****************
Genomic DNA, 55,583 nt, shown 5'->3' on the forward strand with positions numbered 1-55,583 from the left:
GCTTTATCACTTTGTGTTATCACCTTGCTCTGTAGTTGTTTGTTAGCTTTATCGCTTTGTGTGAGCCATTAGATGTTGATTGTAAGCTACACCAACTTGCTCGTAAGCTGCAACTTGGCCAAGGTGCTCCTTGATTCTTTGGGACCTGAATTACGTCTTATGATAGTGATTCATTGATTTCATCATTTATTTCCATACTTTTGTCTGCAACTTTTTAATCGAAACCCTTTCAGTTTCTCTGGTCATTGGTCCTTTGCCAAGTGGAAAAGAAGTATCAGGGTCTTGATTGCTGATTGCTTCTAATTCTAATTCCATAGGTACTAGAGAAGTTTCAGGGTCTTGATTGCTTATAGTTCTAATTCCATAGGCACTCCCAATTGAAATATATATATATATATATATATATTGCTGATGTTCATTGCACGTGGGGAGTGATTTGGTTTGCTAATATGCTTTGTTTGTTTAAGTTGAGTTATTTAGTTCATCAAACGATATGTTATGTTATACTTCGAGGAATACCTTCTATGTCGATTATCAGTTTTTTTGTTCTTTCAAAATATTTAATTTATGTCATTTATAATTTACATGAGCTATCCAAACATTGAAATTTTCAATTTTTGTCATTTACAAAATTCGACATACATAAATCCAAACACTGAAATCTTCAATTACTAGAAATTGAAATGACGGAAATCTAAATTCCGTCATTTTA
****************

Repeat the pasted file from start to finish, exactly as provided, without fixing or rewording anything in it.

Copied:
Genomic DNA, 55,583 nt, shown 5'->3' on the forward strand with positions numbered 1-55,583 from the left:
GCTTTATCACTTTGTGTTATCACCTTGCTCTGTAGTTGTTTGTTAGCTTTATCGCTTTGTGTGAGCCATTAGATGTTGATTGTAAGCTACACCAACTTGCTCGTAAGCTGCAACTTGGCCAAGGTGCTCCTTGATTCTTTGGGACCTGAATTACGTCTTATGATAGTGATTCATTGATTTCATCATTTATTTCCATACTTTTGTCTGCAACTTTTTAATCGAAACCCTTTCAGTTTCTCTGGTCATTGGTCCTTTGCCAAGTGGAAAAGAAGTATCAGGGTCTTGATTGCTGATTGCTTCTAATTCTAATTCCATAGGTACTAGAGAAGTTTCAGGGTCTTGATTGCTTATAGTTCTAATTCCATAGGCACTCCCAATTGAAATATATATATATATATATATATATTGCTGATGTTCATTGCACGTGGGGAGTGATTTGGTTTGCTAATATGCTTTGTTTGTTTAAGTTGAGTTATTTAGTTCATCAAACGATATGTTATGTTATACTTCGAGGAATACCTTCTATGTCGATTATCAGTTTTTTTGTTCTTTCAAAATATTTAATTTATGTCATTTATAATTTACATGAGCTATCCAAACATTGAAATTTTCAATTTTTGTCATTTACAAAATTCGACATACATAAATCCAAACACTGAAATCTTCAATTACTAGAAATTGAAATGACGGAAATCTAAATTCCGTCATTTTA